9. stripes

    stripes Active Member Banned User

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    The $19 billion deal to sell WhatsApp to[​IMG] Facebook (FB +1.34%) started at Yahoo! (YHOO -0.32%) more than five years ago, when Jan Koum became disillusioned at the way Internet companies were fixated on advertising.
    He left Yahoo in 2007 with one of the company’s other engineers, Brian Acton, and started a company by 2009 that shuns advertising altogether. The strategy allowed them to concentrate on creating an easy-to-use messaging product instead of developing new ways to glean customer information for their marketing pitches, Koum said in a 2012 blog post.

    “No one wakes up excited to see more advertising, no one goes to sleep thinking about the ads they’ll see tomorrow,” Koum said in the post. A hand-written note on the his desk reads: “No Ads! No Games! No Gimmicks!”

    Their approach paid off. WhatsApp amassed 450 million monthly users -- twice as many as Twitter (TWTR +1.93%) -- who send billions of messages a day. Yesterday, Facebook Chief Executive Officer Mark Zuckerberg bought their five-year-old company in the largest Internet deal since Time Warner’s $124 billion merger with AOL in 2001, a deal that will almost certainly make Koum and Acton billionaires several times over.

    For Koum, 38, the windfall would stand in stark contrast to his years as a teenager, when his family relied on food stamps after emigrating from Ukraine.

    (Story continues after video.)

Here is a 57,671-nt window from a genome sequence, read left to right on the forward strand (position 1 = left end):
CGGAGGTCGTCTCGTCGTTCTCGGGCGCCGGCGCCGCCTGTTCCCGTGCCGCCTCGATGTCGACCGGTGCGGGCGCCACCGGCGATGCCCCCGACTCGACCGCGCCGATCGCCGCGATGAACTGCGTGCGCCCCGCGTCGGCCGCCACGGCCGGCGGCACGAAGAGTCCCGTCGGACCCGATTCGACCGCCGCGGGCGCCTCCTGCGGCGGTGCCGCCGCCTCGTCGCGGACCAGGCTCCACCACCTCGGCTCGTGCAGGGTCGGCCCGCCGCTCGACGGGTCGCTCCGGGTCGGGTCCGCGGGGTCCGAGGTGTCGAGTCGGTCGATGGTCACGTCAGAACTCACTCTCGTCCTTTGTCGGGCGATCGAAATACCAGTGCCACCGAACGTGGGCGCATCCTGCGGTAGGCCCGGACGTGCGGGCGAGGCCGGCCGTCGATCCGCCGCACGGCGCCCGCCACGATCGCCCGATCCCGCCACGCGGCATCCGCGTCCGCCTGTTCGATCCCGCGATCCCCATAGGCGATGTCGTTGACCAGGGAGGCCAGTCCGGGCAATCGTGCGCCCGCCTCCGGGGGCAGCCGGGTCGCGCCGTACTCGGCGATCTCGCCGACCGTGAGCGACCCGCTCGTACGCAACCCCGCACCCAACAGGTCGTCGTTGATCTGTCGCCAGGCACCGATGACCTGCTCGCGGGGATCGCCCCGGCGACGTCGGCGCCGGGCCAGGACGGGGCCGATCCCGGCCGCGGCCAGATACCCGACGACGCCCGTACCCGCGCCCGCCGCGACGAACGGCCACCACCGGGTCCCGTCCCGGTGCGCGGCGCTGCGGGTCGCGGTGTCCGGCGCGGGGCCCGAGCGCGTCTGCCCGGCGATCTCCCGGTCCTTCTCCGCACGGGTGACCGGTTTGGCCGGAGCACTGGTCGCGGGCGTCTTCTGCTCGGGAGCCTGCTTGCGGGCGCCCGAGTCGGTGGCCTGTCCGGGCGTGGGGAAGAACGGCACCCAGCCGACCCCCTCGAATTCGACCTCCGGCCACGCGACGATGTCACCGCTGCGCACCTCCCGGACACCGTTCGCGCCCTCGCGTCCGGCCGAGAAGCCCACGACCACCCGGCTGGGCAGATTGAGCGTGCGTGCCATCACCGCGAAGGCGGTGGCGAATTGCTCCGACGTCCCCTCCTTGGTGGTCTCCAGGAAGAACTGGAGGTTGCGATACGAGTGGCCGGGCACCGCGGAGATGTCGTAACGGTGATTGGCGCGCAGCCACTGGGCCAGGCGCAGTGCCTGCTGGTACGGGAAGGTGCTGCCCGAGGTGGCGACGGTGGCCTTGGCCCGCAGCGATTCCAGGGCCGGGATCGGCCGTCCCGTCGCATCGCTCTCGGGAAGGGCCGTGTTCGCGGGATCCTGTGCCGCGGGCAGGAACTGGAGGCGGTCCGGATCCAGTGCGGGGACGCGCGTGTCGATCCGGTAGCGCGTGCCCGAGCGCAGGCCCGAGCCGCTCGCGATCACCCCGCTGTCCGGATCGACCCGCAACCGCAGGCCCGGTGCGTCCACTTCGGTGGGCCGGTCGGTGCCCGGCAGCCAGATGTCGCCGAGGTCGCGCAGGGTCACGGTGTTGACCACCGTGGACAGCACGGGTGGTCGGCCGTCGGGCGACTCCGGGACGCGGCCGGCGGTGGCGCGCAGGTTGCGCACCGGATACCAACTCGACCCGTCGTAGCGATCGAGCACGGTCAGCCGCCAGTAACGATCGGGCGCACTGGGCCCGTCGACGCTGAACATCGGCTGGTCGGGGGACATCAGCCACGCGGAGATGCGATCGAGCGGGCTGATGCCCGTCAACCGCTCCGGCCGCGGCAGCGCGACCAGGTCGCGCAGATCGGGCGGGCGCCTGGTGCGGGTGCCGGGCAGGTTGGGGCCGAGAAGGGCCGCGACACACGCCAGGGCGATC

The experience of living in a country where phone lines were often tapped, instilled the importance of privacy in him, said Jim Goetz, a partner with Sequoia Capital Ltd., WhatsApp’s lone venture capital investor.

    ’Contrarian approach’
    WhatsApp doesn’t collect information like name, gender, address or age. Instead, users are approved after their phone numbers are authenticated.

    “It’s a decidedly contrarian approach shaped by Jan’s experience growing up in a communist country with a secret police,” said Goetz in a blog post yesterday on Sequoia’s website. “Jan’s childhood made him appreciate communication that was not bugged or taped.”

    Koum will join Facebook’s board of directors once the deal goes through. Facebook declined to make him or Acton available for an interview.

    The partners are old enough to remember the first dot-com bust. Acton, 42, grew up in
    Michigan and was employee No. 44 at Yahoo, working on advertising, shopping and travel services, according to Wired. He invested during the boom and lost millions of dollars when the market imploded, according to Forbes.

    Facebook reject
    He later hired Koum at Yahoo and served as his mentor, inviting him over to his house and taking him skiing, Forbes said. After exiting Yahoo, Acton said on Twitter that he was turned down for a job at Facebook in 2009.

    The two founded WhatsApp later that year with the idea that smartphone users should be able to easily message each other without incurring fees from phone carriers. The service is free for a year, then costs 99 cents per year after that.

    They eschewed marketing and didn’t employ a public relations person, relying on the word-of-mouth recommendations of its users instead. The service became popular with friends and family communicating in different countries, especially in Europe, because it circumvents the fees charged by phone carriers.